[cxl] “All the rights we have are those granted to us by society. Certainly there is no natural right to spawn defective children who must be supported by others through taxation or charity. The crisis in this instance is the enormous expense to the state of the care of the defective classes and the contamination of the biological stock which results from their reproduction. … While sterilization is no substitute for segregation, it is also true that segregation is no substitute for sterilization. They must go hand in hand.
“Ever since the rise of the Nazi regime in Germany an objection that has frequently been raised against eugenical sterilization is that a voluntary sterilization program may turn into a compulsory one. Some thoughtful people sincerely fear this. But the history of eugenical sterilization in the United States and in other democratic countries offers little warrant for the contention. This is the old fallacy of ultimate danger; that if we take step A, it would lead to step B; that if we take step B. it may lead to step C, and so forth without end. The evidence now available shows that even in Nazi Germany, where there is a great deal of compulsion that would not be tolerated by citizens who believe in democracy, there has been as yet no attempt to sterilize any special racial group …
“Most of the objections to eugenical sterilization are based upon unfounded fears, insufficient knowledge, or faulty reasoning. None of the objections has substantial merit. They are comparable to the arguments made ten years ago against birth control, even by some supposedly will-informed individuals, that birth-control devices caused sterility, necessarily led to immorality, would cause ‘race suicide,’ were unreliable, etc.
“… we do not need the defective classes. They are already an excessive burden upon the State. A few special students of the problem even believe that our society is undergoing a “moronization” process; that the intelligence level of the American people is declining because the gifted have few children and the stupid many … Probably it will take society a span of years to learn how to use it [eugenic sterilization] properly as a weapon for its own improvement …” [Norman E. Hines, Ph.D. Practical Birth-Control Methods [New York City: Viking Press], 1946 [NOTE: Notice the author’s representation and summation of classic eugenicist theories, which, despite their antique quaintness, are still deadly poisonous to this day; that all rights are bestowed by the State alone, even to the granting (or withholding) of the right to life to handicapped persons; that “defectives” are expensive and “contaminate the biological stock,” and therefore society does not need “the defective classes;” that the slippery slope theory (here called the “ultimate danger fallacy”) has no merit, and, in fact, all anti-eugenicist arguments are baseless and originate from ignorance; and that birth control methods are reliable, do not cause physical damage, do not lead to immorality, and may one day be compulsory].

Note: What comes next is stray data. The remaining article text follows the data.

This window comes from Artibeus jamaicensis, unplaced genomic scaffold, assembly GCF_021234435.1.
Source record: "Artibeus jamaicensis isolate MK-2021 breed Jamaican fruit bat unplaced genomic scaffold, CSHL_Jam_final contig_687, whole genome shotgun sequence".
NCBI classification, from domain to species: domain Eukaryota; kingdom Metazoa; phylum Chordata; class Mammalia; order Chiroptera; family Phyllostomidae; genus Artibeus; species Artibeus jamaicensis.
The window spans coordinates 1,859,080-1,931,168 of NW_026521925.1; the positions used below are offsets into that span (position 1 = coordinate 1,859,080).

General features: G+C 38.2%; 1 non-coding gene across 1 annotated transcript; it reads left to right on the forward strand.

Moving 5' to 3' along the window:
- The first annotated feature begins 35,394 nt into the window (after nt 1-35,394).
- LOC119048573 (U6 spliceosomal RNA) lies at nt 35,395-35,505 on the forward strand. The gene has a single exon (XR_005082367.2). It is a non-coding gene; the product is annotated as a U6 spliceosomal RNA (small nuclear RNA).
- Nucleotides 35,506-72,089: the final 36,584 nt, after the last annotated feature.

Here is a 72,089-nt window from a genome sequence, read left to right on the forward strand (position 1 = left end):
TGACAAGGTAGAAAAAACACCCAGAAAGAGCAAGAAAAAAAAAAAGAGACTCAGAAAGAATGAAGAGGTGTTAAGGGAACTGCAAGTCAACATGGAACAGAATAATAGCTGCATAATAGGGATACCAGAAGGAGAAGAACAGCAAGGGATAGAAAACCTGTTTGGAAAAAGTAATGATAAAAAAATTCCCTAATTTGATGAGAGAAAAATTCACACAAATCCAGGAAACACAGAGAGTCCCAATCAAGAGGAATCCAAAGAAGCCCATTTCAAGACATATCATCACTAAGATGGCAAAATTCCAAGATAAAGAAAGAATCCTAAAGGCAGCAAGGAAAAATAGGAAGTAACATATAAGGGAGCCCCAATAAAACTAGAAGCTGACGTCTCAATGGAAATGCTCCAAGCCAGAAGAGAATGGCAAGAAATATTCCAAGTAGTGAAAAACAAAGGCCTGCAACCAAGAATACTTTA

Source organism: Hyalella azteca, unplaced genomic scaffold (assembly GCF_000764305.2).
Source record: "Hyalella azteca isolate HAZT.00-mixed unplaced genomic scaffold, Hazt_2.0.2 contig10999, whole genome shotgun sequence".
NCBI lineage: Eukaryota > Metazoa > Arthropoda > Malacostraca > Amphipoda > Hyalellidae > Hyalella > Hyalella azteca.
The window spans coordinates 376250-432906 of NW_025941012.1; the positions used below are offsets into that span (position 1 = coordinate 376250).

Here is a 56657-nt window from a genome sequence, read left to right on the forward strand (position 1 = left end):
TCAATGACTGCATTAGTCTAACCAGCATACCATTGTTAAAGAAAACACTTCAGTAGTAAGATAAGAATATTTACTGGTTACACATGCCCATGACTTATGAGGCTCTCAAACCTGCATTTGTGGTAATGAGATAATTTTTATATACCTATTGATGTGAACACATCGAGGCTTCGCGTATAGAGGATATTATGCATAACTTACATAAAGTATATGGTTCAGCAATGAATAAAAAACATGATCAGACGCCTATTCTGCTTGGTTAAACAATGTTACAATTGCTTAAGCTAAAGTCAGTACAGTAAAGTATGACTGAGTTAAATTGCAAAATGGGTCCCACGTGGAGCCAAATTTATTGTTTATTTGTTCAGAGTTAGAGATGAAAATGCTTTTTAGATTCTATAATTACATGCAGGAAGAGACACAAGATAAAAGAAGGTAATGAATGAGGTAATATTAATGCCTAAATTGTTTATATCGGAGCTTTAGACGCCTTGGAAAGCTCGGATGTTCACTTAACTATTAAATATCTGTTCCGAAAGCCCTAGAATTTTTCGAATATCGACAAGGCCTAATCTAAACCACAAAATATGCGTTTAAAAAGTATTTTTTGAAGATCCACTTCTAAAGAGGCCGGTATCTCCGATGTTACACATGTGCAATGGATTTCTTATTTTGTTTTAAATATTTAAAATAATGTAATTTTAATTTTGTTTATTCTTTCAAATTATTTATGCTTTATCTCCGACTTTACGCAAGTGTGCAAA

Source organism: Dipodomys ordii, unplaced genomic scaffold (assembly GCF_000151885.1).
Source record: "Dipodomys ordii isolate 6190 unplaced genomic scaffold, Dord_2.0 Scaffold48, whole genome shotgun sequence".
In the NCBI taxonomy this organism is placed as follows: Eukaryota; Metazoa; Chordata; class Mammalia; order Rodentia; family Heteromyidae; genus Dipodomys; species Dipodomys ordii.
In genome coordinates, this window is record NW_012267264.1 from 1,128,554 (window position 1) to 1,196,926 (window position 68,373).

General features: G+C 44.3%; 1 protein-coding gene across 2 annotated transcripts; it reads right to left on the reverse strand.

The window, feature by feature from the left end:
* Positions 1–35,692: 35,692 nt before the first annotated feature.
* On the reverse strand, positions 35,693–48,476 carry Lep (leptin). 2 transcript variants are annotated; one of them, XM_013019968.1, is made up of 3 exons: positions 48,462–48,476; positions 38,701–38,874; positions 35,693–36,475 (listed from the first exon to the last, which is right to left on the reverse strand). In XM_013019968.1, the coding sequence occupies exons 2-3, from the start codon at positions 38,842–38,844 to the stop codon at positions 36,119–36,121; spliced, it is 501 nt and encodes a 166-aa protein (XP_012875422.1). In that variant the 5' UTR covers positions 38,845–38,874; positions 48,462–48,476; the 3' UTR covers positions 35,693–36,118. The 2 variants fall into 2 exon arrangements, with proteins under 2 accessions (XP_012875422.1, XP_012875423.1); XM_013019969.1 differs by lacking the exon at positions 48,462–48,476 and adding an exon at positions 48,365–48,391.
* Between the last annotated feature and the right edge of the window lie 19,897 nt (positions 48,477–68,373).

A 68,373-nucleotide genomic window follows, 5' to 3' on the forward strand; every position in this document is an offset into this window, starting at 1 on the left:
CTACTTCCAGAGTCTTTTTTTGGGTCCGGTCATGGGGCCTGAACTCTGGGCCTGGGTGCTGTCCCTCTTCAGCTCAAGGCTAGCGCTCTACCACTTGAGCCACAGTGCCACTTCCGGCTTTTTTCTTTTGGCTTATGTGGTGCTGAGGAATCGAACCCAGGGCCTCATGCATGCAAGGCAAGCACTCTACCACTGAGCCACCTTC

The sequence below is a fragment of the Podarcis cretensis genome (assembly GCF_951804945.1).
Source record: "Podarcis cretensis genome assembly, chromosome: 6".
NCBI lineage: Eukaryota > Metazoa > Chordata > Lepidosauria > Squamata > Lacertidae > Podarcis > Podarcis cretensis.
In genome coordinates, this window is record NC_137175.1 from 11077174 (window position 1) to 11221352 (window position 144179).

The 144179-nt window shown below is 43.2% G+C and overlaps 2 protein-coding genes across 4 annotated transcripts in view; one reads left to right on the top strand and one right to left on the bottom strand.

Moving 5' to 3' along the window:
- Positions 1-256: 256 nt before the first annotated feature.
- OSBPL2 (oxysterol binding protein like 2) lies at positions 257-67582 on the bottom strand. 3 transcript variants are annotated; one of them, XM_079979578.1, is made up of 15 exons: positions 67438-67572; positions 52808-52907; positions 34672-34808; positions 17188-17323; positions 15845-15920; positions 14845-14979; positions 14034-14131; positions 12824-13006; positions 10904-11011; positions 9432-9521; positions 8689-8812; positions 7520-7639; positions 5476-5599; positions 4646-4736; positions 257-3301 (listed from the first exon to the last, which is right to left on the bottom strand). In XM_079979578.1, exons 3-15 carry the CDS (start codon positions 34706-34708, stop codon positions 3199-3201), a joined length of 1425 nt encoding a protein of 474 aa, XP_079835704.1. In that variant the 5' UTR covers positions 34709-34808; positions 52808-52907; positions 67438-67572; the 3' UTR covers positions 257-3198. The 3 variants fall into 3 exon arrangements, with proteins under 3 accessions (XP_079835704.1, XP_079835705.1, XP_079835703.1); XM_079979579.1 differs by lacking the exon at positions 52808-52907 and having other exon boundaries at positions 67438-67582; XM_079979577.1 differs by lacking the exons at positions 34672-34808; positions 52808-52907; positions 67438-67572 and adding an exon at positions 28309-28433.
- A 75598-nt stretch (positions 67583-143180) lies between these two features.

[cxli] Julian Huxley. “America Revisited III: The Negro Problem.” The Spectator, November 29, 1924. The entire quote was “The negro mind is as different from the white mind as the negro from the white body. The typical negro servant, for instance, is wonderful with children, for the reason that she really enjoys doing the things that children do. … You have only to go to a nigger camp-meeting to see the African mind in operation — the shrieks, the dancing and yelling and sweating, the surrender to the most violent emotion, the ecstatic blending of the soul of the Congo with the practice of the Salvation Army. … [intermarriage between the] negro and Caucasian type … gives rise to all sorts of disharmonious organisms. … The American negro is making trouble because of the American white blood that is in him.”
[cxlii] George Bernard Shaw, quoted in Mark Haller. Eugenics [New Jersey: Rutgers Press], 1963, page 19.
[cxliii] Preface to George Bernard Shaw ‘s play “On the Rocks.”
[cxliv] H.G. Wells. Crux Ansata: An Indictment of the Roman Catholic Church (reprinted by Prometheus Press, 1991, page 1).
[cxlv] Faye Wattleton, former President of the Planned Parenthood Federation of America (PPFA). Quoted in the New York City Tribune, February 23, 1988, page 1. Also quoted in Judie Brown. “The Wattleton‑Sanger Tradition: Deception.” ALL About Issues, May 1988, pages 18 and 19.
[cxlvi] Faye Wattleton, former President of the Planned Parenthood Federation of America, at PPFA’s annual luncheon in St. Louis, on May 2, 1979.
[cxlvii] Excerpt from the transcript of the address given by Faye Wattleton, former President of the Planned Parenthood Federation of America, at a luncheon in St. Louis, Missouri, on February 5, 1979.
[cxlviii] Gloria Feldt, President and CEO of the Planned Parenthood Federation of America (PPFA) from 1996 to 2005 and former President of the Planned Parenthood Action Fund, quoted in the Phoenix Gazette, September 12, 1991.
[cxlix] Margaret Sanger’s grandson, Alexander C. Sanger, President and Chief Executive Officer of Planned Parenthood of New York City, quoted in “Another Sanger Leads Planned Parenthood.” The New York Times, January 23, 1991, page B2.